As expected, the Federal Open Market Committee’s (FOMC) April statement on monetary policy did not signal a dramatic change from that of March. There will be no press conference this month. Minutes will be released in two weeks. The statement was effectively a mark-to-market based on the recent evolution of data.
The Committee remains cautious regarding economic growth. The committee downgraded its assessment of recent activity but attributed the weakness partly to temporary factors.
The Committee’s statement:
Retained language referring to a softer economic backdrop – “economic growth slowed during the winter months”.
Recognized that inflation appears to have stabilized at low levels – “Inflation has continued to run below the Committee’s longer-run objective”, which is an update from “declined further.”
The committee did not change their forward looking outlook.
Reiterated its view that below-normal rates may be needed for some time.
Reiterated that the timing of the initial hike remains data-dependent.
Over the near term, we expect:
Consistent with the Fed’s guidance, we expect two rate hikes in 2015 – in September and December – with a year end fed funds rate of 0.75% (the top end of the range, which is currently 25bps). We expect an additional four rate hikes in 2016 to 1.75% by year end.
Today’s actions will likely have limited impact on yields as the statement reinforces a data-dependent policy path. The significant accommodation and gradual normalization process reiterated by today’s statement is supportive of yields and will minimize the risk of a large and disruptive sell-off in the market.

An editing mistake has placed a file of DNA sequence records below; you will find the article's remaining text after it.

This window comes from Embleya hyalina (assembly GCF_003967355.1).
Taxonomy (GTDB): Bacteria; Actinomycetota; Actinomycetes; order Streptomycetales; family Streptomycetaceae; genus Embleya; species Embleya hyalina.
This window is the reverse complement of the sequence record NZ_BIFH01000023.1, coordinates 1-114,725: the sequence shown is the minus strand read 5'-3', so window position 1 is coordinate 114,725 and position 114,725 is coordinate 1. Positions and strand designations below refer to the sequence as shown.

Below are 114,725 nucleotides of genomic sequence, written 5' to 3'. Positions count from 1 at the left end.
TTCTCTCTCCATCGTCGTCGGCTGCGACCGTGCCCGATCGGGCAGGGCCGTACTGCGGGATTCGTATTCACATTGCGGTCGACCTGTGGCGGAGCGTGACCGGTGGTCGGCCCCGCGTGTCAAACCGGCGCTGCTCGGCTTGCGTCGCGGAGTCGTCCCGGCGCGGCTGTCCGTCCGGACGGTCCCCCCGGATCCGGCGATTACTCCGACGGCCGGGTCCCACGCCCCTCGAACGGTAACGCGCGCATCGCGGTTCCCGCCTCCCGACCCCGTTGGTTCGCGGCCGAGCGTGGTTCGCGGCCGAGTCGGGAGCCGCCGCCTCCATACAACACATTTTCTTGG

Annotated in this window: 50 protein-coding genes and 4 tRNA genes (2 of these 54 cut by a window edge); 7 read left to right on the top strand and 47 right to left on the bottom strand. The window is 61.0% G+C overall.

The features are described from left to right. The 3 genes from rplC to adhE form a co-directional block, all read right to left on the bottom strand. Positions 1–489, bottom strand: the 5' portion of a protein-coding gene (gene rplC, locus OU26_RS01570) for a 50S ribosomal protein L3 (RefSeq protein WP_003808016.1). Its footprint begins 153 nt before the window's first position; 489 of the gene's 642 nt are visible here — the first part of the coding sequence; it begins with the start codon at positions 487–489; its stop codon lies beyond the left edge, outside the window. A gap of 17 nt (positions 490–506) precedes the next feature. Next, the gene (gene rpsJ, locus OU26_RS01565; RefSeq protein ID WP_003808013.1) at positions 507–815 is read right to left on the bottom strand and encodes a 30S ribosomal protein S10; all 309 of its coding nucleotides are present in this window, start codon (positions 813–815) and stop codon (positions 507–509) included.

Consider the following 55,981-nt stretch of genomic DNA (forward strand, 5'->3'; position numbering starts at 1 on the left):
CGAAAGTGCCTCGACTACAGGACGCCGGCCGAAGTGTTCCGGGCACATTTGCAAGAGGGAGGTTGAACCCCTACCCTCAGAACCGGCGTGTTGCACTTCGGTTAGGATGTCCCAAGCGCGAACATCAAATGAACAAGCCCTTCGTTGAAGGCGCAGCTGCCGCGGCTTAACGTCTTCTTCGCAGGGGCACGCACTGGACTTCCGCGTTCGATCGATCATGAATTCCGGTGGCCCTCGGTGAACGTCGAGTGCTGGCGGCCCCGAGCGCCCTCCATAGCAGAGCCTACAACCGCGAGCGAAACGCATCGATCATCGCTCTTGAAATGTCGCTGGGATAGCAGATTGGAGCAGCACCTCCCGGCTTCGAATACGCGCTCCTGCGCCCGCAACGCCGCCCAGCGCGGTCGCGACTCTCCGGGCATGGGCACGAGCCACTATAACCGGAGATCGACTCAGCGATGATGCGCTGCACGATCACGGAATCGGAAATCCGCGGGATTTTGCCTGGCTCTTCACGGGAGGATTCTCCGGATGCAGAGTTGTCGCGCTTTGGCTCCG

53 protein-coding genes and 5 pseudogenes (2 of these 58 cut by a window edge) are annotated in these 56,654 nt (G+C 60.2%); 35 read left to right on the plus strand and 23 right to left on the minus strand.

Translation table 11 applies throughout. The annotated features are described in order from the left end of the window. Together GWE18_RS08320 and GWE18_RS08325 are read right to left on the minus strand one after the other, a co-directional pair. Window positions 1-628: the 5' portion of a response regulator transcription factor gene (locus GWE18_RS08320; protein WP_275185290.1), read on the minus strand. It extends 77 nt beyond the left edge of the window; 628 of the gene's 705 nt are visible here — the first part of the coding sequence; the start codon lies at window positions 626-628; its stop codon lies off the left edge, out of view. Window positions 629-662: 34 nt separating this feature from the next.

Continued moderate volatility
Over the medium/longer term, we expect:
Increased volatility as the market adjusts away from forward rate guidance, but that volatility will eventually be dampened by liquidity from central banks
A higher probability for trend or above trend growth to be supportive of risk assets
Growth and higher rates in the U.S. should contribute to a stronger dollar
The front end of the yield curve will be repriced to higher rates as we approach the initial rate hike. Meanwhile, technical support for the long end of the curve will continue, resulting in a bear flattener (long term rates move up, but short term rates move up more).
While stronger data suggests that rates should move modestly higher across the curve, as reflected in the table below, the move to higher rates could be tempered by the extreme shortage of duration in Europe that continues to compress global yields.